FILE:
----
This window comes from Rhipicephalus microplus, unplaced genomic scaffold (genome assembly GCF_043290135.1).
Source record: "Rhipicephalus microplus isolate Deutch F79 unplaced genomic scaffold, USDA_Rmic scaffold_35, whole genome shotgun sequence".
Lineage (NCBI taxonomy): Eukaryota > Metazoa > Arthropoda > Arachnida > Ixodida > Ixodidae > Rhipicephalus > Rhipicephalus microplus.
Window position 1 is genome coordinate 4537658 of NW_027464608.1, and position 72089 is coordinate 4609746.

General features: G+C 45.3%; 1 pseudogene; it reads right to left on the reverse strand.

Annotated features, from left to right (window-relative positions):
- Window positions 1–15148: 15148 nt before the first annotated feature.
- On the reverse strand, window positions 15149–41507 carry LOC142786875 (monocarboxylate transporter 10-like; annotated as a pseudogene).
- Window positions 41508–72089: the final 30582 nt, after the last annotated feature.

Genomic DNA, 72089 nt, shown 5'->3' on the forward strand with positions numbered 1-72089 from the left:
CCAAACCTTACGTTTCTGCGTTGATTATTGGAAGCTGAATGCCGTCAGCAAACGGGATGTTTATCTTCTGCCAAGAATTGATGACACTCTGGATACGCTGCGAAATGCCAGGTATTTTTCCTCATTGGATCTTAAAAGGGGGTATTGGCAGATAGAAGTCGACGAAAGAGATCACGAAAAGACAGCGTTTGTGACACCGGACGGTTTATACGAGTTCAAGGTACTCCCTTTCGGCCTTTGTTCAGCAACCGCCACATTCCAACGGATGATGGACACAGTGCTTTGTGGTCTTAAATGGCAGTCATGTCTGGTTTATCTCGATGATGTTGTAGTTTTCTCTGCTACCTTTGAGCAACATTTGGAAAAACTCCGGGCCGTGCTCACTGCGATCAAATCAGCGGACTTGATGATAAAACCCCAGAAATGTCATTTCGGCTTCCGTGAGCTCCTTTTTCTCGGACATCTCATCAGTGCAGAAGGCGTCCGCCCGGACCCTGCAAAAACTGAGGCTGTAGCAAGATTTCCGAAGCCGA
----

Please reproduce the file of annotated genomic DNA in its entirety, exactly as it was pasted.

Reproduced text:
This window comes from Rhipicephalus microplus, unplaced genomic scaffold (genome assembly GCF_043290135.1).
Source record: "Rhipicephalus microplus isolate Deutch F79 unplaced genomic scaffold, USDA_Rmic scaffold_35, whole genome shotgun sequence".
Lineage (NCBI taxonomy): Eukaryota > Metazoa > Arthropoda > Arachnida > Ixodida > Ixodidae > Rhipicephalus > Rhipicephalus microplus.
Window position 1 is genome coordinate 4537658 of NW_027464608.1, and position 72089 is coordinate 4609746.

General features: G+C 45.3%; 1 pseudogene; it reads right to left on the reverse strand.

Annotated features, from left to right (window-relative positions):
- Window positions 1–15148: 15148 nt before the first annotated feature.
- On the reverse strand, window positions 15149–41507 carry LOC142786875 (monocarboxylate transporter 10-like; annotated as a pseudogene).
- Window positions 41508–72089: the final 30582 nt, after the last annotated feature.

Genomic DNA, 72089 nt, shown 5'->3' on the forward strand with positions numbered 1-72089 from the left:
CCAAACCTTACGTTTCTGCGTTGATTATTGGAAGCTGAATGCCGTCAGCAAACGGGATGTTTATCTTCTGCCAAGAATTGATGACACTCTGGATACGCTGCGAAATGCCAGGTATTTTTCCTCATTGGATCTTAAAAGGGGGTATTGGCAGATAGAAGTCGACGAAAGAGATCACGAAAAGACAGCGTTTGTGACACCGGACGGTTTATACGAGTTCAAGGTACTCCCTTTCGGCCTTTGTTCAGCAACCGCCACATTCCAACGGATGATGGACACAGTGCTTTGTGGTCTTAAATGGCAGTCATGTCTGGTTTATCTCGATGATGTTGTAGTTTTCTCTGCTACCTTTGAGCAACATTTGGAAAAACTCCGGGCCGTGCTCACTGCGATCAAATCAGCGGACTTGATGATAAAACCCCAGAAATGTCATTTCGGCTTCCGTGAGCTCCTTTTTCTCGGACATCTCATCAGTGCAGAAGGCGTCCGCCCGGACCCTGCAAAAACTGAGGCTGTAGCAAGATTTCCGAAGCCGA